I am running into integer overflow using the standard ftell and fseek options inside of G++, but I guess I was mistaken because it seems that ftell64 and fseek64 are not available. I have been searching and many websites seem to reference using lseek with the off64_t datatype, but I have not found any examples referencing something equal to fseek. Right now the files that I am reading in are 16GB+ CSV files with the expectation of at least double that.

Without any external libraries what is the most straightforward method for achieving a similar structure as with the fseek/ftell pair? My application right now works using the standard GCC/G++ libraries for 4.x.


fseek64 is a C function. To make it available you'll have to define _FILE_OFFSET_BITS=64 before including the system headers That will more or less define fseek to be actually fseek64. Or do it in the compiler arguments e.g. gcc -D_FILE_OFFSET_BITS=64 ....

http://www.suse.de/~aj/linux_lfs.html has a great overviw of large file support on linux:

  • Compile your programs with "gcc -D_FILE_OFFSET_BITS=64". This forces all file access calls to use the 64 bit variants. Several types change also, e.g. off_t becomes off64_t. It's therefore important to always use the correct types and to not use e.g. int instead of off_t. For portability with other platforms you should use getconf LFS_CFLAGS which will return -D_FILE_OFFSET_BITS=64 on Linux platforms but might return something else on e.g. Solaris. For linking, you should use the link flags that are reported via getconf LFS_LDFLAGS. On Linux systems, you do not need special link flags.
  • Define _LARGEFILE_SOURCE and _LARGEFILE64_SOURCE. With these defines you can use the LFS functions like open64 directly.
  • Use the O_LARGEFILE flag with open to operate on large files.
  • So, I followed your instructions and everything is compiling file. But I seem to still be getting an overflow. How would you use the O_LARGEFILE parameter with fopen64? – John Bellone Jun 23 '09 at 23:56
  • If you compile with -D_FILE_OFFSET_BITS=64, O_LARGEFILE is supplied automatically. This is not a standard flag; it is used on Linux to keep track of whether the file was opened with large file interfaces. – mark4o Jun 24 '09 at 6:11
  • You've asked the question as C++, are you using/mixing C file operations with C++ streams , or are you using only the C API ? Also, do you have some test code to reproduce the behavior ? It's paramount that you use the correct types dealing with lengths/offsets. – nos Jun 24 '09 at 8:27
  • I am only using the C API, and have been using off64_t as my types. – John Bellone Jun 24 '09 at 19:40
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    The key to this answer is -D_FILE_OFFSET_BITS=64 and is actually what fixed my problem. When using multiple shared libraries my suggestion would be to apply this to all of the build Makefiles. – John Bellone Apr 6 '10 at 22:07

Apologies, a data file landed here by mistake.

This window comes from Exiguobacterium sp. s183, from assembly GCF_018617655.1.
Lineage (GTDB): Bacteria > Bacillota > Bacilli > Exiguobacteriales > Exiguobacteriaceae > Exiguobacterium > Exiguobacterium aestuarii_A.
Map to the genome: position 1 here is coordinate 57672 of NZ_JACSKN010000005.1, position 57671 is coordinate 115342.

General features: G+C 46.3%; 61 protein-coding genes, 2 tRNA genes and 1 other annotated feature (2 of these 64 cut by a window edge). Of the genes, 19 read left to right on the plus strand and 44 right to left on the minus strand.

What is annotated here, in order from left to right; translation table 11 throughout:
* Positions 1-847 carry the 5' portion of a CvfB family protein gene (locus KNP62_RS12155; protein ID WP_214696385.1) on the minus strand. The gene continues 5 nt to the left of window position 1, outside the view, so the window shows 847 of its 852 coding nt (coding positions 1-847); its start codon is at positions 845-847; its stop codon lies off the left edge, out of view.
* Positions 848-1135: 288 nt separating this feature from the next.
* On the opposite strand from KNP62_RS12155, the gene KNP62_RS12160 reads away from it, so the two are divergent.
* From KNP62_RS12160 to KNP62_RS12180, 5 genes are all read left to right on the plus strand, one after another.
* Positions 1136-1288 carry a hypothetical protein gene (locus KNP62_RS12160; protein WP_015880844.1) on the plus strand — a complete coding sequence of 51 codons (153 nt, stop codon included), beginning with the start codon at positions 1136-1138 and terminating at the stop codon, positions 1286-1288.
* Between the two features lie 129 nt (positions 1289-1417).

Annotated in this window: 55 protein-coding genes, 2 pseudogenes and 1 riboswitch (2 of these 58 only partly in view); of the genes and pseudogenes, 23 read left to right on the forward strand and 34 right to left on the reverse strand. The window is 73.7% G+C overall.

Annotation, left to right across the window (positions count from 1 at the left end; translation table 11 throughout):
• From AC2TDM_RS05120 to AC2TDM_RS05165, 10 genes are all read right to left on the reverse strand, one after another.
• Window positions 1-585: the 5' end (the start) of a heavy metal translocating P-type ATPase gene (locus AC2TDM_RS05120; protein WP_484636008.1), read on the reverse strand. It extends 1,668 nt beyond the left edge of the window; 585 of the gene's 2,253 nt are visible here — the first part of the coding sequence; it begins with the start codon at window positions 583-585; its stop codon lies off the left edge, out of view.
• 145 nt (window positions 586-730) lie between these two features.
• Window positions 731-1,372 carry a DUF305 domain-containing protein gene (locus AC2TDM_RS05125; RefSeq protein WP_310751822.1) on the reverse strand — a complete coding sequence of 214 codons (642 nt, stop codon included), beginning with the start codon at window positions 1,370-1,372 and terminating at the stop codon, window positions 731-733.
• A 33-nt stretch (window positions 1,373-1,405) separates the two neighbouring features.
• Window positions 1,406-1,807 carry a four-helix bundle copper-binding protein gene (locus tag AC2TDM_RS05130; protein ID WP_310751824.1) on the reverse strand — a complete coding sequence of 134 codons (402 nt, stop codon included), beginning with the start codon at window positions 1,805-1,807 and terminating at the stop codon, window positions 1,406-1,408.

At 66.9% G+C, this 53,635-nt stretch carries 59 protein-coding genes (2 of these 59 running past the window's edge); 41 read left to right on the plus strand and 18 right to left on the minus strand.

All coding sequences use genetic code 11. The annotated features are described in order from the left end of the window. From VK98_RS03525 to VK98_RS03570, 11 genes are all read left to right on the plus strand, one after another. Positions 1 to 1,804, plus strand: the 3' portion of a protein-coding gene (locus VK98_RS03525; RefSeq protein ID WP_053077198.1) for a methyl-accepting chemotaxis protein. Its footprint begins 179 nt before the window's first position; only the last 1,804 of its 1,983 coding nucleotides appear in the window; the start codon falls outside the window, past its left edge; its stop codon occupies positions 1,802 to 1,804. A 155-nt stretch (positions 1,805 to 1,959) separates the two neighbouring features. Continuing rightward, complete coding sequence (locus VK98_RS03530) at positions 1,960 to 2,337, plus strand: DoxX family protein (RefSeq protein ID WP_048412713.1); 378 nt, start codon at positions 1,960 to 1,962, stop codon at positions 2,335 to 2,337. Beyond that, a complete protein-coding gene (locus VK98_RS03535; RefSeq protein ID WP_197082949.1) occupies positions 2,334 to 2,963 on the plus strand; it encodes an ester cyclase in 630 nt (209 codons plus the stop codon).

If you want to stick to ISO C standard interfaces, use fgetpos() and fsetpos(). However, these functions are only useful for saving a file position and going back to the same position later. They represent the position using the type fpos_t, which is not required to be an integer data type. For example, on a record-based system it could be a struct containing a record number and offset within the record. This may be too limiting.

POSIX defines the functions ftello() and fseeko(), which represent the position using the off_t type. This is required to be an integer type, and the value is a byte offset from the beginning of the file. You can perform arithmetic on it, and can use fseeko() to perform relative seeks. This will work on Linux and other POSIX systems.

In addition, compile with -D_FILE_OFFSET_BITS=64 (Linux/Solaris). This will define off_t to be a 64-bit type (i.e. off64_t) instead of long, and will redefine the functions that use file offsets to be the versions that take 64-bit offsets. This is the default when you are compiling for 64-bit, so is not needed in that case.


fseek64() isn't standard, the compiler docs should tell you where to find it.

Have you tried fgetpos and fsetpos? They're designed for large files and the implementation typically uses a 64-bit type as the base for fpos_t.


Have you tried fseeko() with the _FILE_OFFSET_BITS preprocessor symbol set to 64?

This will give you an fseek()-like interface but with an offset parameter of type off_t instead of long. Setting _FILE_OFFSET_BITS=64 will make off_t a 64-bit type.

The same for goes for ftello().


Use fsetpos(3) and fgetpos(3). They use the fpos_t datatype , which I believe is guaranteed to be able to hold at least 64 bits.

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